Harvey Weinstein accusers have warned that the #MeToo movement will be at stake during the movie mogul’s Los Angeles trial, which is set to begin Monday October 10.
Weinstein, 70, will face 11 counts of sexual assault, including forcible rape, sexual penetration with a foreign object by force, and sexual battery by restraint.
The second trial comes just two months after a New York court granted the disgraced producer an appeal of the 2020 conviction which landed him with a more than 20-year prison sentence for sex crimes.
Accusers are holding their breath as his LA trial begins, including actress Caitlin Dulany, who said Weinstein harassed and assaulted her in the 1990s.
‘It is disturbing and shocking that Harvey was allowed to continue his New York appeal, and so we – survivors, supporters – are paying very, very close attention to the Los Angeles trial,’ she told The New York Times.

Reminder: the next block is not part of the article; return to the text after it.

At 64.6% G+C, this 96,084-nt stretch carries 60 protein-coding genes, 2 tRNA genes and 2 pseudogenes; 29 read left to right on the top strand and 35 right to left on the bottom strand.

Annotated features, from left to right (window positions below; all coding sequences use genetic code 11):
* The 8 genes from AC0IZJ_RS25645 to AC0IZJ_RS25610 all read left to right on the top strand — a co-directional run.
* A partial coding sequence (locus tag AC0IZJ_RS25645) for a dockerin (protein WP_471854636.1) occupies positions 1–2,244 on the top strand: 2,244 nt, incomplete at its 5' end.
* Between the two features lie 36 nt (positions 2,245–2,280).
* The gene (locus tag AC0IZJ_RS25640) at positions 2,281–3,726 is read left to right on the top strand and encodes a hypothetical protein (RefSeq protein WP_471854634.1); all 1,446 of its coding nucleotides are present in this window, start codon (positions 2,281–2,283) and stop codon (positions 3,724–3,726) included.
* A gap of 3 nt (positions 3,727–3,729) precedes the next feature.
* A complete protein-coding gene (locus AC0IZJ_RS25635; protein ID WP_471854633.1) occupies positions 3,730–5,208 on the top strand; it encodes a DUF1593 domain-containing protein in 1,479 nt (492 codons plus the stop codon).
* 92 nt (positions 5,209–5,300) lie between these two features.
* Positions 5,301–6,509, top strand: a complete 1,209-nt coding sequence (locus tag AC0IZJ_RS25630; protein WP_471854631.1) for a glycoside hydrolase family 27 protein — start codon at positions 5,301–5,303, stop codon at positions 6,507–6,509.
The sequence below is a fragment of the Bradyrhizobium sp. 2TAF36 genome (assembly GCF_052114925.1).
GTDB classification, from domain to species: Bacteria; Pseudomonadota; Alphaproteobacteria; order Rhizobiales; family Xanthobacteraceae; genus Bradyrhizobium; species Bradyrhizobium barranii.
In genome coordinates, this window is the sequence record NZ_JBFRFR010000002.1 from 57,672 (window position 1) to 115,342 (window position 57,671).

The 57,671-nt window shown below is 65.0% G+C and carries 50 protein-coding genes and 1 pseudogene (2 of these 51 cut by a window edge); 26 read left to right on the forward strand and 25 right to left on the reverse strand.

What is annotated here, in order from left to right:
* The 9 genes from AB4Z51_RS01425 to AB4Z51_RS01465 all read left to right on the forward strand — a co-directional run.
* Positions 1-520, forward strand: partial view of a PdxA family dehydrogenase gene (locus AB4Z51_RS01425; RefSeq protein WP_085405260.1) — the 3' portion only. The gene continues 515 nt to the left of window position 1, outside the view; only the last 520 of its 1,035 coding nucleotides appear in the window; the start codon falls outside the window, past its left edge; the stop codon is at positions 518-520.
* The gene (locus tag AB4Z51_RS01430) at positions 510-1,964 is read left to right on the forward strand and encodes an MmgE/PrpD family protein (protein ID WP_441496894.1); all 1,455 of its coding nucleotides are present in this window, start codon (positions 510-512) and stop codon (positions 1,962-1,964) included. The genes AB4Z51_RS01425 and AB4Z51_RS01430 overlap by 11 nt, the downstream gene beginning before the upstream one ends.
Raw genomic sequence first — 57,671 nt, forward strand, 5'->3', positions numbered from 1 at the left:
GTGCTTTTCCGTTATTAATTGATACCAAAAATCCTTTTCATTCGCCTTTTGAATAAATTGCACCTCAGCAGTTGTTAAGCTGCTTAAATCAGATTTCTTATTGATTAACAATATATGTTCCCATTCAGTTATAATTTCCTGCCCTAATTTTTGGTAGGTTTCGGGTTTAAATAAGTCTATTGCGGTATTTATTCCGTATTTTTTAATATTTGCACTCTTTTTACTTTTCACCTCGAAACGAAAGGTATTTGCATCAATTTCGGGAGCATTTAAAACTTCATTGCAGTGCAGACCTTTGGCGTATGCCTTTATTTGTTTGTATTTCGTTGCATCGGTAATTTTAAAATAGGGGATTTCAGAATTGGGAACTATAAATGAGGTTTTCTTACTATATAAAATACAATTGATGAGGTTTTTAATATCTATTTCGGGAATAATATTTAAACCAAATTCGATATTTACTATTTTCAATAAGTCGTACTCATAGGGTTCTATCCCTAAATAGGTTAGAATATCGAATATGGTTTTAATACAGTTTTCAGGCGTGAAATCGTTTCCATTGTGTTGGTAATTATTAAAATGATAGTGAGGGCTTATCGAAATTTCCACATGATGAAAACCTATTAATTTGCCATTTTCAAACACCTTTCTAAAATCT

‘There’s obviously a lot at stake for the women who are testifying, but there is also a lot at stake for all of us,’ she said. ‘If it goes the wrong way, it will be a step backwards. I think it will make it harder for women to come forward in the future.’
Accusers also feel the location of the trial in LA – the home of the American movie industry in Hollywood – adds an air of significance to the implications of the trial’s verdict.
Weinstein faces life in prison if he is convicted in LA.
Weinstein has previously pleaded not guilty to his LA charges, which include forcible rape and forcible oral copulation, two counts of sexual battery by restraint, and one count of sexual penetration by use of force, according to the Los Angeles County District Attorney’s Office.
‘The defendant is charged with raping a woman at a hotel between September 2004 and September 2005,’ the DA’s office said. ‘He also is accused of raping another woman on two separate occasions in November 2009 and November 2010 at a hotel in Beverly Hills.’
The trial begins tomorrow after a judged rejected Weinstein’s bid to delay until after the release of the film She Said – based on the investigation which revealed Weinstein’s criminal sexual behavior – in November.
Weinstein’s attorney, Mark Werksman argued that a ‘firestorm of publicity’ caused by the film could ‘prejudice the jury’ his client.
LA Superior Court Judge Lisa Lench ruled that the Weinstein trial should go ahead as planned.